August 21, 2019

Research supports the fact that there is a real confidence gap between women and men but not any difference in our ability. Cornell University found in a study that we underestimate our abilities and performance while men overestimate both. They also found that the actual performance of both genders did not differ in quality or quantity.

    “What is important here is that to succeed, confidence matters as much as competence.”

According to Jack Zenger, “men are not exempt from doubting themselves—but they don’t let their doubts stop them as often as we women do.” How does this play out in the workplace? Hewlett Packard found in an internal report that men apply for a job or promotion when they meet only 60% of the qualifications, but we apply only if we meet 100% of them.

    “If we are not even on the slate, there is little chance of landing the promotion.”

Pauline Claunce and Suzanne Imes described this female confidence challenge as the “imposter syndrome”. They said we frequently express that we don’t feel we deserve our job and are “imposters” whose fraud could be discovered at any moment. What causes us to feel this way more than men? Maternal instincts may contribute to our greater emotional tug between home and work lives.

    “There are also cultural and institutional barriers to our success.”

It’s true, we think we have to be superheroes to even try. Yet in many ways we accomplish the near impossible every day. In the US, women now earn more college and graduate degrees than men. We make up half the workforce and are closing the gap in middle management. Companies employing women in large numbers outperform their competitors on every measure of profitability. Based upon “The Confidence Gap” in the Atlantic magazine:

    “Our competence has never been more obvious.”

Tania Katan made a poetic leap while brainstorming a big idea for a women in technology conference. She walked by the women’s bathroom and saw a familiar symbol but imagined something different. Instead of a dress, she saw a woman from behind in a cape and penned it on paper. Her image (see below) was a huge success not only at the conference but around the world as women embraced the idea of being a superhero.
Image from Tania Katan’s TEDxNCSSM video

    “You see, the symbol was never a woman in a dress.”

We have worn the superhero cape ever since public restrooms for women were introduced. All we have to do is truly believe in our capabilities. How do we do that? First we need to be realistic and understand that building confidence is a process that can’t be accomplished overnight.

Tania offers four creative ways to silence our fear and insecurity and unleash our superpowers:

#1. Stop underselling ourselves at work. Admit that we are worth it, are uniquely qualified for this opportunity and we are awesome. Admit it again and again so that valuable opportunities present themselves.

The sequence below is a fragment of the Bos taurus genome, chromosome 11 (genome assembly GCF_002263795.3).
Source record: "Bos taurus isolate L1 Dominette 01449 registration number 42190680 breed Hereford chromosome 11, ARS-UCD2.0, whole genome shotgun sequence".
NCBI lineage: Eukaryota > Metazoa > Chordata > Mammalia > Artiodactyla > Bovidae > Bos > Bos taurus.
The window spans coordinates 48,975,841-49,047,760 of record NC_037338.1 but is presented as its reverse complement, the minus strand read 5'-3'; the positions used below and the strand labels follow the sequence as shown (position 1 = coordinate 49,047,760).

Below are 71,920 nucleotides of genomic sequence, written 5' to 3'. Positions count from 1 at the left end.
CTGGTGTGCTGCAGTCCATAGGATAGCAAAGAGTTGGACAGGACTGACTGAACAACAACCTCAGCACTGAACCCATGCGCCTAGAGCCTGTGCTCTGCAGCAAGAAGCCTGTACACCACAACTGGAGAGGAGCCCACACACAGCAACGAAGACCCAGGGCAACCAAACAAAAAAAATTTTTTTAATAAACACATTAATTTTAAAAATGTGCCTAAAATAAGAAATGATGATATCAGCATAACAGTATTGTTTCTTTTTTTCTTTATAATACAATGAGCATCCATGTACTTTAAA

#2. Make our own “I ROCK Files”. Like a private detective, create a file and gather evidence that proves the unique value you bring to work. Maybe a glowing performance review or an email from our boss that praises us for a “job well done!” Whenever we need a reminder that we rock, get out our file and read through our accomplishments.

#3. Assemble our own diverse board of directors. Meet regularly to share our experience, fears, ideas, aspirations and accomplishments. Challenge and support each other. Discover what we are capable of doing when we combine our powers.

#4. Ask for a raise in haiku. She says even if it doesn’t get us a raise, it will get us noticed and maybe pave the way for a future raise. A haiku is a Japanese poem with five syllables for the first line, seven for the second, and five for the third line. Use it to write a poem to our boss that celebrates the beauty of what we bring to the workplace. Here’s Tania’s example:

    “I’ve done a great job

    She agreed with me, then said

    Yes to the request!”

While we still face external challenges to equality in the workplace, it’s up to us to work on our own internal barriers. Data proves that we are less confident than men and sometimes suffer more from imposter syndrome. It is our own lack of confidence that keeps us from even trying.  

    “Let’s put on that “imaginary” cape every day and keep building our confidence.”

About Author

Kay D. Wakeham MSODL, MBA, SPHR

What women lack in the workplace is not competence but confidence. This puts us at a disadvantage from an equality perspective. Here's why and what we can do to overcome our own internal barrier to success.


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